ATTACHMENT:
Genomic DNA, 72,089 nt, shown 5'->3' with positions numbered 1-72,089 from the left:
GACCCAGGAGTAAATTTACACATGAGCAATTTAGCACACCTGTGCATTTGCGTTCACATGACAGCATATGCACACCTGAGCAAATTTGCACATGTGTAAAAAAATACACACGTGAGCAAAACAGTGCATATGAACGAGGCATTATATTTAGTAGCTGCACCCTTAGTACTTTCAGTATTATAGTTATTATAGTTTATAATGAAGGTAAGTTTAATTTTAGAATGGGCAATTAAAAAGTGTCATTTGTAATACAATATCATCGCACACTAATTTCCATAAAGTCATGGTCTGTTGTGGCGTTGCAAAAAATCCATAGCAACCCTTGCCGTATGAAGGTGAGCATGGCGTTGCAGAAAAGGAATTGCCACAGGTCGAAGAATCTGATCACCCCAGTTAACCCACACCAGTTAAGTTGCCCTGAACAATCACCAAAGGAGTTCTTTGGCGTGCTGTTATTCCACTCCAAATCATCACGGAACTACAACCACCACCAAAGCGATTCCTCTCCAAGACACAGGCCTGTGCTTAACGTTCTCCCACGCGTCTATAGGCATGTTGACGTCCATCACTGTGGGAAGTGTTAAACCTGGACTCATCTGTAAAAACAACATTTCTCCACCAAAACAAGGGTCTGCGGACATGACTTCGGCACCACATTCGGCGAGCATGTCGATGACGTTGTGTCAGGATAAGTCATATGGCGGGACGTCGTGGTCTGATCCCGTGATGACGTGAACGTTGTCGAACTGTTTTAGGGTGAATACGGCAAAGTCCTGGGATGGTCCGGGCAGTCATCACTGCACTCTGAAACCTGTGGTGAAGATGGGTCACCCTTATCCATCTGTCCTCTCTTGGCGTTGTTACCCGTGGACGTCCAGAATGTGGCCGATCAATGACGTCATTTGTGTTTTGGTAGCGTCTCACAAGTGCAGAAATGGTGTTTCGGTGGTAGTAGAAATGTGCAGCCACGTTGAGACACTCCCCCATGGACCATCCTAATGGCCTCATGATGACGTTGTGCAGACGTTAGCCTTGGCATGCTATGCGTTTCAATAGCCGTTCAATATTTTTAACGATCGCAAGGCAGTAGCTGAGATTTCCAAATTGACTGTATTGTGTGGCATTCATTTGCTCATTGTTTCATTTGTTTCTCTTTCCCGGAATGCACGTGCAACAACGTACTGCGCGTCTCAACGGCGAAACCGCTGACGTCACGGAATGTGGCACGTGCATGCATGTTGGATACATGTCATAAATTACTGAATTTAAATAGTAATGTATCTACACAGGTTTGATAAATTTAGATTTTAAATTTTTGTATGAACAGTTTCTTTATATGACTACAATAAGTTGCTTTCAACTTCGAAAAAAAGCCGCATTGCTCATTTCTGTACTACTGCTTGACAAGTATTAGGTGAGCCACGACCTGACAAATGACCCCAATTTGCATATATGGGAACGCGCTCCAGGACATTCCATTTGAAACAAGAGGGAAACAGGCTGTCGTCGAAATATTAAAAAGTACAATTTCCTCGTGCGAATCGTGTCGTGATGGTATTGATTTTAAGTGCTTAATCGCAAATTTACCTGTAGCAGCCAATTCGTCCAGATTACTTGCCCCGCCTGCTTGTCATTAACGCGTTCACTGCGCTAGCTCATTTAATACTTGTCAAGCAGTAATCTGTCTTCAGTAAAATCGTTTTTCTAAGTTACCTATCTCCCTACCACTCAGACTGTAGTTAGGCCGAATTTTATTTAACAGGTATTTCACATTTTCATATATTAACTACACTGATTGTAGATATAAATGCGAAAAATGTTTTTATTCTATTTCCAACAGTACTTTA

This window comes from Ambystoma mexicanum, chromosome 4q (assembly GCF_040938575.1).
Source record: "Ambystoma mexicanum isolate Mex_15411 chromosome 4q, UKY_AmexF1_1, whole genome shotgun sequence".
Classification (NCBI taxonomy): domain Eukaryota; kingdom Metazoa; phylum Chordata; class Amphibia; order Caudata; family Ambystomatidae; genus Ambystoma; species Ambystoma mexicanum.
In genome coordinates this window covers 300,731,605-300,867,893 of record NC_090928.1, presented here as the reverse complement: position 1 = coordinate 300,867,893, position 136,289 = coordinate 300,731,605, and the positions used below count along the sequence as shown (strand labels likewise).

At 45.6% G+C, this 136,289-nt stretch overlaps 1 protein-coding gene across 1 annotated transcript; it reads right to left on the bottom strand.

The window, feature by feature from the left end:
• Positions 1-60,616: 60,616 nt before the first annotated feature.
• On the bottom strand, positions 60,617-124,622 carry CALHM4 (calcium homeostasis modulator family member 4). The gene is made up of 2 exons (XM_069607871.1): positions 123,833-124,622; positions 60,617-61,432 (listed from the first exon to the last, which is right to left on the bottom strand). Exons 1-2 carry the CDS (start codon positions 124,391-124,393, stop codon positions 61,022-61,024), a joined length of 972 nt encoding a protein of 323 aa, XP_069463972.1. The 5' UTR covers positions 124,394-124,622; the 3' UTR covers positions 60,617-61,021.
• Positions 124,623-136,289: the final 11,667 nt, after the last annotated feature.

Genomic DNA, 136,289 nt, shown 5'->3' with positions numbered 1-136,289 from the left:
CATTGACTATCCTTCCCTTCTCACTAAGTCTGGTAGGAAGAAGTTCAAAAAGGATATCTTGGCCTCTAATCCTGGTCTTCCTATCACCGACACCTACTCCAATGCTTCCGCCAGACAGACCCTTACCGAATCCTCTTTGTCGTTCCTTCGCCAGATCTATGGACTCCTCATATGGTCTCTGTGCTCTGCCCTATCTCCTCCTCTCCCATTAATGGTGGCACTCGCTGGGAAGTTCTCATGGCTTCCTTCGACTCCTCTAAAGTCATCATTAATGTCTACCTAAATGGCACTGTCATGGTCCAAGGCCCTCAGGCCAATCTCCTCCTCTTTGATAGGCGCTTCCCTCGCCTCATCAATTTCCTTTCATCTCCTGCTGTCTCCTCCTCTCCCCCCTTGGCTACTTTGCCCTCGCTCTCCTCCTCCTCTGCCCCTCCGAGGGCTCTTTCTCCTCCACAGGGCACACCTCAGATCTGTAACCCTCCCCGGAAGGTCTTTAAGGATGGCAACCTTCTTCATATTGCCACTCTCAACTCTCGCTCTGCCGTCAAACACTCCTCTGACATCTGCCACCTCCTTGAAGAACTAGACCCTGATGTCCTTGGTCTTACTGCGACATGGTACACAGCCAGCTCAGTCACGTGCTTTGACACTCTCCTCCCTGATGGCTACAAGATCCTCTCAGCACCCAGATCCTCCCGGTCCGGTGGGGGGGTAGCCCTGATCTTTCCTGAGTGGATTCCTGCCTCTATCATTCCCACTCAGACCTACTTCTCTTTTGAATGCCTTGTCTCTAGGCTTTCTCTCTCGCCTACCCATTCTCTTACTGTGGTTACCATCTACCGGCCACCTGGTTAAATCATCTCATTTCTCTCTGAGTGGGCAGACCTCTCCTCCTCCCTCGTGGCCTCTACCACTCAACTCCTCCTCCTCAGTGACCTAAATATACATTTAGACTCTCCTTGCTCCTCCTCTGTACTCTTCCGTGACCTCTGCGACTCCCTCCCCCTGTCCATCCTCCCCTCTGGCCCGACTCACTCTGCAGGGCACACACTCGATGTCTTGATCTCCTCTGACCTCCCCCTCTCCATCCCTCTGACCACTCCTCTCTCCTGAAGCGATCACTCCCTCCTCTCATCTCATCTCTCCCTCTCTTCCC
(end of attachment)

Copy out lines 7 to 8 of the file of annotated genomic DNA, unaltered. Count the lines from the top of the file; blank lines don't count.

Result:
At 45.6% G+C, this 136,289-nt stretch overlaps 1 protein-coding gene across 1 annotated transcript; it reads right to left on the bottom strand.

The window, feature by feature from the left end: